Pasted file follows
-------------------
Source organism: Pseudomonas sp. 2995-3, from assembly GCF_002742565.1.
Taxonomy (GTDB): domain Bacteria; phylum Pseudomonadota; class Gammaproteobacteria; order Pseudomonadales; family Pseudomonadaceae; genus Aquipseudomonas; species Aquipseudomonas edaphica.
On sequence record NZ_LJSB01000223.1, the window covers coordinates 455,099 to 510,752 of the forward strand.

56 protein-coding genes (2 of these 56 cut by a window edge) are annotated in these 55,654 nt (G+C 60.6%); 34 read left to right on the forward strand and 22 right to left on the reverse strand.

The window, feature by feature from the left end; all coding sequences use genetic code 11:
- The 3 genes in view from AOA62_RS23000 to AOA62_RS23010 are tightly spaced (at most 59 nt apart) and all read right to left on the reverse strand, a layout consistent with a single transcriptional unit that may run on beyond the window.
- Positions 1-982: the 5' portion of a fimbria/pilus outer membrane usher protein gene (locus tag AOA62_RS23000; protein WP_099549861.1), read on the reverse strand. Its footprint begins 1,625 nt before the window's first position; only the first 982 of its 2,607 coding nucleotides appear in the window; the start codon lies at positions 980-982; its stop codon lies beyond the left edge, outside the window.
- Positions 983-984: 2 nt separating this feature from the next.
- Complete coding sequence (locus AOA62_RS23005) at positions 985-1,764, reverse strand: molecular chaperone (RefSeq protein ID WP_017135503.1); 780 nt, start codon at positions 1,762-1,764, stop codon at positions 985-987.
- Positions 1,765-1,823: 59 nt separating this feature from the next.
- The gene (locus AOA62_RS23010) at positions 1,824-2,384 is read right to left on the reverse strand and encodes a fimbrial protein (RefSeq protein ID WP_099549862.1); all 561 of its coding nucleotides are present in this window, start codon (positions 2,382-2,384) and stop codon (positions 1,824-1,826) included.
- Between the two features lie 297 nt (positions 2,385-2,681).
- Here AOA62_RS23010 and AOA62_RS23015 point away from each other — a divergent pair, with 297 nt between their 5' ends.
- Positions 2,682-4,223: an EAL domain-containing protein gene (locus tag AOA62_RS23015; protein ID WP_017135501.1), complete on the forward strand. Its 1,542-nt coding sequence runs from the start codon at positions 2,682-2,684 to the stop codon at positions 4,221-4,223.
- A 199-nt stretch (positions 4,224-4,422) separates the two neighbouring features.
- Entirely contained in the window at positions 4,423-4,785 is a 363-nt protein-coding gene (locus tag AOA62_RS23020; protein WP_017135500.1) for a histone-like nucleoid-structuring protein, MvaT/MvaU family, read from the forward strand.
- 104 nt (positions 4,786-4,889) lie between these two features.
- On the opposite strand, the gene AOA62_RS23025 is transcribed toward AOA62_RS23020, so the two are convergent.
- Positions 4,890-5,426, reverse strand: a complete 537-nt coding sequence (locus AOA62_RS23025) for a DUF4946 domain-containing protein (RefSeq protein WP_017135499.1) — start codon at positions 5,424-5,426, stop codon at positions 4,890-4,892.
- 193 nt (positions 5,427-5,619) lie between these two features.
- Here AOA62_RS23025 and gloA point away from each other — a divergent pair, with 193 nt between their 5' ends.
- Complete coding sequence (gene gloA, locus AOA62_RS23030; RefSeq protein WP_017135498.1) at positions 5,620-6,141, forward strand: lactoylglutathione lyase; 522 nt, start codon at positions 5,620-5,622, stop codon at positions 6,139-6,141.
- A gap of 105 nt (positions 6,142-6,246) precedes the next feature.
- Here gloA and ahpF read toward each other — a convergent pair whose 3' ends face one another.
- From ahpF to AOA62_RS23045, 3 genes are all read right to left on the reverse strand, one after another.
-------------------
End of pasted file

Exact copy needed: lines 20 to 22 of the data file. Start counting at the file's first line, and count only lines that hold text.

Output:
- 193 nt (positions 5,427-5,619) lie between these two features.
- Here AOA62_RS23025 and gloA point away from each other — a divergent pair, with 193 nt between their 5' ends.
- Complete coding sequence (gene gloA, locus AOA62_RS23030; RefSeq protein WP_017135498.1) at positions 5,620-6,141, forward strand: lactoylglutathione lyase; 522 nt, start codon at positions 5,620-5,622, stop codon at positions 6,139-6,141.